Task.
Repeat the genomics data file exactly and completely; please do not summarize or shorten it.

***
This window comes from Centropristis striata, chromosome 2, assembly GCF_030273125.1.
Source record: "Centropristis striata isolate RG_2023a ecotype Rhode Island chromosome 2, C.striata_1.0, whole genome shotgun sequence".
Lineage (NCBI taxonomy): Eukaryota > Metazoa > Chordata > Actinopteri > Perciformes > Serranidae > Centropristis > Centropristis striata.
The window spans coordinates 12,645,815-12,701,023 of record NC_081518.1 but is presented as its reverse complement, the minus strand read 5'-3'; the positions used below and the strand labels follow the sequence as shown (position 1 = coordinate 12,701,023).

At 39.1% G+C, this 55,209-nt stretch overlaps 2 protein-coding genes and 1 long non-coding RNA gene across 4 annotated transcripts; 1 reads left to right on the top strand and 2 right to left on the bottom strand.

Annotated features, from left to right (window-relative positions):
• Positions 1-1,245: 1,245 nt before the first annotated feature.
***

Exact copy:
This window comes from Centropristis striata, chromosome 2, assembly GCF_030273125.1.
Source record: "Centropristis striata isolate RG_2023a ecotype Rhode Island chromosome 2, C.striata_1.0, whole genome shotgun sequence".
Lineage (NCBI taxonomy): Eukaryota > Metazoa > Chordata > Actinopteri > Perciformes > Serranidae > Centropristis > Centropristis striata.
The window spans coordinates 12,645,815-12,701,023 of record NC_081518.1 but is presented as its reverse complement, the minus strand read 5'-3'; the positions used below and the strand labels follow the sequence as shown (position 1 = coordinate 12,701,023).

At 39.1% G+C, this 55,209-nt stretch overlaps 2 protein-coding genes and 1 long non-coding RNA gene across 4 annotated transcripts; 1 reads left to right on the top strand and 2 right to left on the bottom strand.

Annotated features, from left to right (window-relative positions):
• Positions 1-1,245: 1,245 nt before the first annotated feature.